|Publication number||US5334113 A|
|Application number||US 07/989,552|
|Publication date||Aug 2, 1994|
|Filing date||Dec 11, 1992|
|Priority date||Dec 11, 1992|
|Publication number||07989552, 989552, US 5334113 A, US 5334113A, US-A-5334113, US5334113 A, US5334113A|
|Inventors||Ronald W. Roepke|
|Original Assignee||Roepke Ronald W|
|Export Citation||BiBTeX, EndNote, RefMan|
|Patent Citations (10), Referenced by (30), Classifications (17), Legal Events (3)|
|External Links: USPTO, USPTO Assignment, Espacenet|
1. Field of the Invention
The present invention relates generally to a multi-position grip system for a weight machine, barbells or the like which permits a user to perform the multi-axis hand rotation possible with single-handed dumbbells while at the same time achieving the balance and control of two-handed devices such as barbells, pulley bars, and weight machines. More particularly, it is concerned with a grip system having a handgrip and a series of arcuate members concentrically and rotatably coupled to present three rotational axes, which permit continuous multi-axis hand and wrist movement of a user throughout the range of motion in a variety of exercises.
2. Description of the Related Art
In recent years weight lifting has become an increasingly popular form of exercise. Most weight training exercises can be performed using either one-handed dumbbells, consisting of a short bar with weights at either end, or two-handed barbells consisting of a straight bar with weights at both ends.
Since one dumbbell is held in each hand, a user can freely rotate the wrist and hand throughout the full range of motion as an exercise is performed. For example, in performing a shoulder press with dumbbells, a user holds a dumbbell in each hand directly beside the shoulders, with palms facing toward each other. The dumbbells are raised over the head and the palms are rotated to face forward. The palms are rotated back to the starting position as the weights are lowered.
The same exercise can be performed with a barbell by grasping the bar with an overhand grip, straightening up and lifting the weight to shoulder level, then lifting the bar up over the head. Heavier weights can be lifted using the barbell because it permits greater balance and control. However, the hands and wrists must be held in a relatively fixed position, and may be rotated only along the axis of the bar. Thus, it is not possible to use a standard barbell to exercise the groups of muscles involved in pronation and supination as with dumbbells. Moreover, the necessity of maintaining such a fixed position during exercises with the heavier barbell increases strain on the wrists and elbows. In addition, safety is compromised by the inability to reposition grip in the midst of a lift or exercise to obtain better control.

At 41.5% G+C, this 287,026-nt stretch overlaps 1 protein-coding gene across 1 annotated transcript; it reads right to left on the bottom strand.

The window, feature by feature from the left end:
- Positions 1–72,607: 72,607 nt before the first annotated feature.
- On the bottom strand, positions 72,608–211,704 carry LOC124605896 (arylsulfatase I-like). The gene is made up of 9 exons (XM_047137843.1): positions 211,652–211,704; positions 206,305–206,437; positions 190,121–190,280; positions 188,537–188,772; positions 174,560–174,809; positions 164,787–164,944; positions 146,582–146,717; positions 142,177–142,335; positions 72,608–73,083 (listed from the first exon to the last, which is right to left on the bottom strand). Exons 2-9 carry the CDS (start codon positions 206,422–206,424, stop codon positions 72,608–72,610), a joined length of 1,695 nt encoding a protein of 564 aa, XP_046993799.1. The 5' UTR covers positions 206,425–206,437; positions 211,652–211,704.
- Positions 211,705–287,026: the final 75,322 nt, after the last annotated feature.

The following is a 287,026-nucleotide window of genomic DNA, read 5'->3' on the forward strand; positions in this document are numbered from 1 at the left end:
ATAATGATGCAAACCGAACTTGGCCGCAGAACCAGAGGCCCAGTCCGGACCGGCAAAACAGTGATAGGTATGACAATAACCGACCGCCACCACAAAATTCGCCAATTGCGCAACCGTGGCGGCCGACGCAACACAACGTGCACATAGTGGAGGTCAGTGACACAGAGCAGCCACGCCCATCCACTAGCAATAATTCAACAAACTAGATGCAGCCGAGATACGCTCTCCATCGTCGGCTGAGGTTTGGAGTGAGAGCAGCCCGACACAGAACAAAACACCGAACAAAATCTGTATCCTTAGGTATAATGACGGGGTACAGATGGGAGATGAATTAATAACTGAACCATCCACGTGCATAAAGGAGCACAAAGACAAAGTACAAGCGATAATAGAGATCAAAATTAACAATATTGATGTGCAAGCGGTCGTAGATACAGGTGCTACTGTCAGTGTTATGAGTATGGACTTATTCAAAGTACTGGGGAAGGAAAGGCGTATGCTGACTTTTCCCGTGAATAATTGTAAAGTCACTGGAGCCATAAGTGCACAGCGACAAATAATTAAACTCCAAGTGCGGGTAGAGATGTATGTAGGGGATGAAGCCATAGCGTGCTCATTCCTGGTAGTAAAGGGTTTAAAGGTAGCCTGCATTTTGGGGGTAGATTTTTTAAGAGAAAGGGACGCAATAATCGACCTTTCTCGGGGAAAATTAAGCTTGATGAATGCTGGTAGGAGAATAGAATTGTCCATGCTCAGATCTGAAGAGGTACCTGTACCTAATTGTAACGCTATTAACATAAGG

Prior art devices have attempted to impart some wrist rotation to the standard barbell, but do not provide a full range of motion for a user and are generally not adaptable for attachment to a weight or similar exercise machine. U.S. Pat. No. 4,690,400 issued to Metz permits rotation of handles along the same axis as the bar; U.S. Pat. No. 3,384,370 issued to Bailey; U.S. Pat. No. 4,822,035 issued to Jennings; U.S. Pat. No. 5,024,434 issued to Smith; and 33,218 reissued to Twardosz permit rotation of handles on a single axis perpendicular to the rod. U.S. Pat. No. 4,629,184 issued to Selkee permits rotation of handles along a pair of axes.
The present invention overcomes the problems previously outlined and provides a greatly improved grip system with practically infinite adjustability of handle positions with respect to multiple axes. Broadly speaking, the multiposition grip system includes a pair of circular rings, rotatably intercoupled by a bar and axially coupled with a pair of weight-supporting bars fitted with weights, each ring being concentrically and rotatably coupled with a pair of arcuate members in a manner to provide multiple axes for rotation of a handgrip spanning the ends of the inner arcuate member. Particularly preferred forms are adapted for use with a weight-machine by omitting the weight-supporting bars and substituting additional hemiarcuate members for the rings. The weight machine is coupled with the center bar by means of a bar fitting or cable reeved about a pulley. A specialized pulleybar may also be substituted for the center bar. In still other preferred forms, arcuate members of about 90° are employed for use with a weight machine and are concentrically and rotatably coupled end-to-end.